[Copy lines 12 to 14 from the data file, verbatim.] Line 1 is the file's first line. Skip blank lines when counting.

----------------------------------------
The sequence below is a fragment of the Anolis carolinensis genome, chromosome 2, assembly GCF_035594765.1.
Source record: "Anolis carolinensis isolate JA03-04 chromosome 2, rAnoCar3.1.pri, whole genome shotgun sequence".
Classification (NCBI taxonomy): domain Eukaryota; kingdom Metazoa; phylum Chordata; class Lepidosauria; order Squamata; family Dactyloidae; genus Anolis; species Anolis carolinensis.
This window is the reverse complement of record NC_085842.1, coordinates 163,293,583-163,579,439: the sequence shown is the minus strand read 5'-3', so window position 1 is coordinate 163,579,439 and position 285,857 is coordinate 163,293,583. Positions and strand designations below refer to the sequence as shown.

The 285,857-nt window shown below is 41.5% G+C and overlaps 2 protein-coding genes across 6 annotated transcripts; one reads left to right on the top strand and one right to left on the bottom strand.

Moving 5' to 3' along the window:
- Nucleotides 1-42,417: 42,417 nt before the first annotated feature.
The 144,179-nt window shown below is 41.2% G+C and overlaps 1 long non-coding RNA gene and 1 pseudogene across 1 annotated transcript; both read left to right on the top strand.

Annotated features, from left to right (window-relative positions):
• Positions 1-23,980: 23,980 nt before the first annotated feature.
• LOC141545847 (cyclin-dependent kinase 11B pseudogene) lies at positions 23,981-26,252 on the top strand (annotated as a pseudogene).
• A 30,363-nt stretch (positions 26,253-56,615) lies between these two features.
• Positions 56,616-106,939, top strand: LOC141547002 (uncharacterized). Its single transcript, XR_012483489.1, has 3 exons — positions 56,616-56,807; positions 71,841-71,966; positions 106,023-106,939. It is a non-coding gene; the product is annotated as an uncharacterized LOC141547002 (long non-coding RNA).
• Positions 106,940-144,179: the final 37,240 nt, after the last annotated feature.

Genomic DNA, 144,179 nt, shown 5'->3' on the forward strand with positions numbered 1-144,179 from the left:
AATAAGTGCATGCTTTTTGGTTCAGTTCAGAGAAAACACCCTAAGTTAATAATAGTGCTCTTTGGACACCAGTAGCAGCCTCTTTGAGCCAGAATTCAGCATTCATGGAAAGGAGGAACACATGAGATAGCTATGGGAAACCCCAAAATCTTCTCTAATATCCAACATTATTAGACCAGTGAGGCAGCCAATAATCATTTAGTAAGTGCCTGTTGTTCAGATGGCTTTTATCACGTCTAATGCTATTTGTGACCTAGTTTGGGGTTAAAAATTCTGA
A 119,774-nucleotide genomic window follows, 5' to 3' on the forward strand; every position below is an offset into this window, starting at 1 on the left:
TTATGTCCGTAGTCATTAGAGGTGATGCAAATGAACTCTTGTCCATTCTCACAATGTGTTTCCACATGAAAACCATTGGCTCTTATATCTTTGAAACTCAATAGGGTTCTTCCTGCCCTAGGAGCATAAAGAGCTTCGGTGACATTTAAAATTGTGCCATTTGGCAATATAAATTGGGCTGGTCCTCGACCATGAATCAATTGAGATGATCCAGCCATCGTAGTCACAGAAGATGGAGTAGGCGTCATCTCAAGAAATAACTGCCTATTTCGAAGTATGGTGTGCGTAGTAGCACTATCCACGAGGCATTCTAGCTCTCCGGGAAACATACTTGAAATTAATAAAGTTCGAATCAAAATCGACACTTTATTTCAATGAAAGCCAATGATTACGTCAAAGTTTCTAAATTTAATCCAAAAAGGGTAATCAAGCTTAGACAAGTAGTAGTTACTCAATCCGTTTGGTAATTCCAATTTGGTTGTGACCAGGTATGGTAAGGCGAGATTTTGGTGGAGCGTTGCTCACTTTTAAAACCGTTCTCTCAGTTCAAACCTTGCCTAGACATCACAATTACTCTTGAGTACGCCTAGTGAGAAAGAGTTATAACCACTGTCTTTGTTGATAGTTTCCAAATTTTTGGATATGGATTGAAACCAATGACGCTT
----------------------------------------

• A 30,363-nt stretch (positions 26,253-56,615) lies between these two features.
• Positions 56,616-106,939, top strand: LOC141547002 (uncharacterized). Its single transcript, XR_012483489.1, has 3 exons — positions 56,616-56,807; positions 71,841-71,966; positions 106,023-106,939. It is a non-coding gene; the product is annotated as an uncharacterized LOC141547002 (long non-coding RNA).
• Positions 106,940-144,179: the final 37,240 nt, after the last annotated feature.